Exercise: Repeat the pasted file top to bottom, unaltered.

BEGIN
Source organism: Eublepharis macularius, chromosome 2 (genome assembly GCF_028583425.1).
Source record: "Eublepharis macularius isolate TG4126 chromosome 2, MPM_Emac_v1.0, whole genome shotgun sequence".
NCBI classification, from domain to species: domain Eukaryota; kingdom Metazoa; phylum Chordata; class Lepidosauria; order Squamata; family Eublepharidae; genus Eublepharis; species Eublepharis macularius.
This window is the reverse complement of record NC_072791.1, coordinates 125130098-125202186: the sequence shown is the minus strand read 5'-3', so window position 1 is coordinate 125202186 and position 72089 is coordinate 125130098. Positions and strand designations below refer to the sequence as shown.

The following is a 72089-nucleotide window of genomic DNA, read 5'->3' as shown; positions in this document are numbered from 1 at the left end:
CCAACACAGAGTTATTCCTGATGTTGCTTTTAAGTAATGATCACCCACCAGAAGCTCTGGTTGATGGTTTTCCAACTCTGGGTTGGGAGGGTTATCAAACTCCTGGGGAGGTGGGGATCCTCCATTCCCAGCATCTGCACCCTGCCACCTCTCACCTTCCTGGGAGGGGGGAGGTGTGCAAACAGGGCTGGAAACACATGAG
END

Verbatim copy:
Source organism: Eublepharis macularius, chromosome 2 (genome assembly GCF_028583425.1).
Source record: "Eublepharis macularius isolate TG4126 chromosome 2, MPM_Emac_v1.0, whole genome shotgun sequence".
NCBI classification, from domain to species: domain Eukaryota; kingdom Metazoa; phylum Chordata; class Lepidosauria; order Squamata; family Eublepharidae; genus Eublepharis; species Eublepharis macularius.
This window is the reverse complement of record NC_072791.1, coordinates 125130098-125202186: the sequence shown is the minus strand read 5'-3', so window position 1 is coordinate 125202186 and position 72089 is coordinate 125130098. Positions and strand designations below refer to the sequence as shown.

The following is a 72089-nucleotide window of genomic DNA, read 5'->3' as shown; positions in this document are numbered from 1 at the left end:
CCAACACAGAGTTATTCCTGATGTTGCTTTTAAGTAATGATCACCCACCAGAAGCTCTGGTTGATGGTTTTCCAACTCTGGGTTGGGAGGGTTATCAAACTCCTGGGGAGGTGGGGATCCTCCATTCCCAGCATCTGCACCCTGCCACCTCTCACCTTCCTGGGAGGGGGGAGGTGTGCAAACAGGGCTGGAAACACATGAG